Otosclerosis — the immobilization of the stapes bone — occurs slowly. Perception of hearing loss is so slow that many people with otosclerosis only become aware of their hearing loss when friends or relatives call it to their attention. Many individuals with otosclerosis compensate for their hearing loss by inadvertently learning to read lips.
Sometimes, the lip reading is conscious; at other times the person may be unaware of it. Hearing loss in otosclerosis may be in one, or both ears. When the hearing loss is in both ears, its effects on daily communication are significant. The first sign of a hearing loss can occur when a person finds themself requesting that others repeat themselves, or noting hearing difficulty when people’s faces are turned away.
Noises in the ear usually accompany otosclerosis. The sensation of background noises in the ear, even in the quiet, is called, tinnitus. In otosclerosis, tinnitus may be a broad band hissing sound, discreet tones or pulses. Also, the nerve of hearing is sometimes effected by otosclerosis. The tinnitus may be worse in this case.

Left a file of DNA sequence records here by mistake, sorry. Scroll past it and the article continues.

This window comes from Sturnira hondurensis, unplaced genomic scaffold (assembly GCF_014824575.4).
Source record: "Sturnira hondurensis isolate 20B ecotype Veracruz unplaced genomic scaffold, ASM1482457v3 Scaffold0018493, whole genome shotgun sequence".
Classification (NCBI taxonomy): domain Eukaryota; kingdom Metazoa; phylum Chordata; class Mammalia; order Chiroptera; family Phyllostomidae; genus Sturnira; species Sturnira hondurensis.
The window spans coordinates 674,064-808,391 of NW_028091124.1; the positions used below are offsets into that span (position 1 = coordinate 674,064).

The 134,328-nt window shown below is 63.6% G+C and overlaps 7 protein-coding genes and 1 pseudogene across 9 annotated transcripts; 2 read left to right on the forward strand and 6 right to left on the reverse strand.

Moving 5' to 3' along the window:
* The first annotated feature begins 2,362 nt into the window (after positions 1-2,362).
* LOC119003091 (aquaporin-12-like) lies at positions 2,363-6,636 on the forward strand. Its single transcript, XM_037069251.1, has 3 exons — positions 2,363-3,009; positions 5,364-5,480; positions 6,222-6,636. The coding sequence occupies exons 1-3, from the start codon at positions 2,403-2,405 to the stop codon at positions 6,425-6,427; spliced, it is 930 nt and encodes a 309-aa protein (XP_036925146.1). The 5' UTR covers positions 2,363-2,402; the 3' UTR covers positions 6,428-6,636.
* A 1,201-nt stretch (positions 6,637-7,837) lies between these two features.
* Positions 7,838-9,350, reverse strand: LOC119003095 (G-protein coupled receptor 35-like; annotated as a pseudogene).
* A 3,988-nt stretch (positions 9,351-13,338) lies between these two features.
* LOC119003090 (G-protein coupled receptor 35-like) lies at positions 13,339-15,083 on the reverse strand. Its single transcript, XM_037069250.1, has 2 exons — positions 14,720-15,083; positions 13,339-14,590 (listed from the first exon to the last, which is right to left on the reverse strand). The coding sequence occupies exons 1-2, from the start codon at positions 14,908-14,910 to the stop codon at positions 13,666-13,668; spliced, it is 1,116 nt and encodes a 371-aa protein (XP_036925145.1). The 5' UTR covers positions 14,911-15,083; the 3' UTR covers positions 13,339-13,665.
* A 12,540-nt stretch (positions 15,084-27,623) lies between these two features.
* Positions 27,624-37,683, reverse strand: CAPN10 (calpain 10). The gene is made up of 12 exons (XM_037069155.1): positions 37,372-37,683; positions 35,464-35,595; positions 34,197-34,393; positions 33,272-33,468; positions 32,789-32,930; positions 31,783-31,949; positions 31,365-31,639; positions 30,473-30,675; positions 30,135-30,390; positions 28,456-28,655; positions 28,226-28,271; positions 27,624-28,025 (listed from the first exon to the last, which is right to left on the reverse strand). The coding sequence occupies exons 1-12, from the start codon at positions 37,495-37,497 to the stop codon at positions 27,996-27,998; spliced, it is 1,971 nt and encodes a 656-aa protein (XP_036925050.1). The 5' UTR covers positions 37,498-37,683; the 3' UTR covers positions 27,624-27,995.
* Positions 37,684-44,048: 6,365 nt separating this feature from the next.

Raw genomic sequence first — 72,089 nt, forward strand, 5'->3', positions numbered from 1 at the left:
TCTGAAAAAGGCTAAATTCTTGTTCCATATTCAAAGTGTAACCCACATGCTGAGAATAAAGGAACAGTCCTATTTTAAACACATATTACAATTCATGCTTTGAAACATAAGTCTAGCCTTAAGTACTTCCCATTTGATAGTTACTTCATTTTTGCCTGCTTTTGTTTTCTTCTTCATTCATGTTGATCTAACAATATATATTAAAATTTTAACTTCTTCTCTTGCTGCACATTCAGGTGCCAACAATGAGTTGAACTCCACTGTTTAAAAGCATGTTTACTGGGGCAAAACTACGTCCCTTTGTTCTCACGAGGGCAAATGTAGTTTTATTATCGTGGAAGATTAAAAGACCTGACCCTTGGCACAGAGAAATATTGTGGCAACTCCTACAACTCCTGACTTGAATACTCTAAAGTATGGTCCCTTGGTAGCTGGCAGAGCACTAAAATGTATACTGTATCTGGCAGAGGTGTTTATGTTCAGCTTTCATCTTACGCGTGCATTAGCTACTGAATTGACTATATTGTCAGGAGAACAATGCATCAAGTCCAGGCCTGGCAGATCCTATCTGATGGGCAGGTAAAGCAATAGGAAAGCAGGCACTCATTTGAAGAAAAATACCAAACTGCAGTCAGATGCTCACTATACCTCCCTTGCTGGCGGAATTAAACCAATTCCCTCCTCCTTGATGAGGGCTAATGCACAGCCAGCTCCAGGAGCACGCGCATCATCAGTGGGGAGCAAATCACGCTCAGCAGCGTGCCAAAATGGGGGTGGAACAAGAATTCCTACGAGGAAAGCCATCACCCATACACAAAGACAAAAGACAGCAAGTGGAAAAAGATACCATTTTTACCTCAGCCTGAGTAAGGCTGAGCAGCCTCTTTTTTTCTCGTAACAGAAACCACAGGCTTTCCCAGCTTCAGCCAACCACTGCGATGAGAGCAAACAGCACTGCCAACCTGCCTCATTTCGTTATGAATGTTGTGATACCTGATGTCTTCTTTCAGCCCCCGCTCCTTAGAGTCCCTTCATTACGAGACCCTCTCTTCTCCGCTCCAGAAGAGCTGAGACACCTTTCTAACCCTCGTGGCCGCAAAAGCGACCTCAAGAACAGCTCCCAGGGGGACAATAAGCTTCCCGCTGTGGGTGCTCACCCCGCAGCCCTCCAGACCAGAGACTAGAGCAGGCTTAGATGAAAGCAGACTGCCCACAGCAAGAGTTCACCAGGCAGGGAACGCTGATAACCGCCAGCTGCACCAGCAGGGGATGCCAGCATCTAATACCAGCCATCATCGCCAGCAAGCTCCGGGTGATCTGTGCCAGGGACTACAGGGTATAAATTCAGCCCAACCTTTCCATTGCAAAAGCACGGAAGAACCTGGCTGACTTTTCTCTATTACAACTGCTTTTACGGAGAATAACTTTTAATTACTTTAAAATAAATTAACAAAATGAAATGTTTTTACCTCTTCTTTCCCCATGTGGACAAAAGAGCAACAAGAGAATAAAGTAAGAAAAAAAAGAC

Tinnitus will go away in about half the cases of otosclerosis, when treated surgically. It is uncommon for the tinnitus to worsen after surgery.
The individual with otosclerosis has several options. If the degree of hearing loss is minimal and only affects one ear, no intervention can be considered. However, hearing in both ears is necessary to localize where sounds are coming from. This enhances our ability to hear. Individuals with good hearing in one ear only, generally adapt, but it is still distressing vis-a-vis a sudden blockage of one ear by an infection or wax.
Hearing aids can be fitted in cases of otosclerosis. Some individuals with otosclerosis purchase a hearing aid because of health problems, age, or concerns regarding surgery. However, most people in good health will generally elect surgery to correct their hearing loss.
This surgery is called stapedectomy, meaning removal of the stapes bone. After removal of the stapes bone (which is not properly vibrating), a small window is made to the inner ear. An artificial replacement made out of teflon and platinum or other material is then substituted for the non-functioning stapes bone. The artificial replacement (prosthesis) is very tiny, since the stapes bone, which it is replacing, is only about 3.5 mm in height, less than 1/8 of an inch. Please visit the Stapedectomy page by clicking here.
You will get as full description and all details of this important procedure. Also, you will be able to see a computer reconstruction of the surgery.